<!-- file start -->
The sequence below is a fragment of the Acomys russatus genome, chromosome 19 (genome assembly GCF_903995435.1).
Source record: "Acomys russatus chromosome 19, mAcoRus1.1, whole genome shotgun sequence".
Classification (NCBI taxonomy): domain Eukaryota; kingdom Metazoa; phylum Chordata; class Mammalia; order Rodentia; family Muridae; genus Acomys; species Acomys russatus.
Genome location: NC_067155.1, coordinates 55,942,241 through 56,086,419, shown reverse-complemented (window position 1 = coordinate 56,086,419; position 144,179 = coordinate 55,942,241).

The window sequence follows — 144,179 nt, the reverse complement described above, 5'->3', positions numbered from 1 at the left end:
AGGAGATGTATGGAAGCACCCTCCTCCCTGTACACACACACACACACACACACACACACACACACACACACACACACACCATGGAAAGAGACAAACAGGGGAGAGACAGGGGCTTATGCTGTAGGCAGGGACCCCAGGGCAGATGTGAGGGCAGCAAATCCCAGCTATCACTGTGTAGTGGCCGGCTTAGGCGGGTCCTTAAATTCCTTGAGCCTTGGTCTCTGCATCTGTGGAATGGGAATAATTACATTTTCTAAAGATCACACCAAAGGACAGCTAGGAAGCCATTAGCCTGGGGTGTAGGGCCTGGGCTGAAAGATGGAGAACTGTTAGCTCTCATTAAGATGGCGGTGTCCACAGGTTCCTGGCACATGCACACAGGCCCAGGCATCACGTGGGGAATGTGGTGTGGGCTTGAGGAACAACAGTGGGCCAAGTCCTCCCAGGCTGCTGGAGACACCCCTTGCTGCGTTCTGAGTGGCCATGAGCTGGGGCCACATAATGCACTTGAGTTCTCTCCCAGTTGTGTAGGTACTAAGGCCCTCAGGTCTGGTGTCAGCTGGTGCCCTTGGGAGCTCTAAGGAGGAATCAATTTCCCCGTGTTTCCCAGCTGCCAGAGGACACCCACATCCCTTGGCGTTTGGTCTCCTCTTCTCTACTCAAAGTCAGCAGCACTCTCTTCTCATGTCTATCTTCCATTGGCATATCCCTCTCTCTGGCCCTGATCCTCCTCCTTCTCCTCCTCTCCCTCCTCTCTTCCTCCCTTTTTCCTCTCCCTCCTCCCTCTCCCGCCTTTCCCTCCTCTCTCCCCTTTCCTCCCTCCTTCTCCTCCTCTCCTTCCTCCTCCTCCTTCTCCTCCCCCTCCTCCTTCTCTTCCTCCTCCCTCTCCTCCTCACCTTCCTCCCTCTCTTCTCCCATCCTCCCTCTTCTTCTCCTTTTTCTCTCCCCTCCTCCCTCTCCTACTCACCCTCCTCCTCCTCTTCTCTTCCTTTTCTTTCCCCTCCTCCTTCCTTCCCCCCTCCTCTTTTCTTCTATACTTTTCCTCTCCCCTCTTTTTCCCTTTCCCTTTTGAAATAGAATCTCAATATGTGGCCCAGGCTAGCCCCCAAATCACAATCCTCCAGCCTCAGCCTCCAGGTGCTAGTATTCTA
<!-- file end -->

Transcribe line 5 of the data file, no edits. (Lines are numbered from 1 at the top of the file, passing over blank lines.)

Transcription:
The window sequence follows — 144,179 nt, the reverse complement described above, 5'->3', positions numbered from 1 at the left end: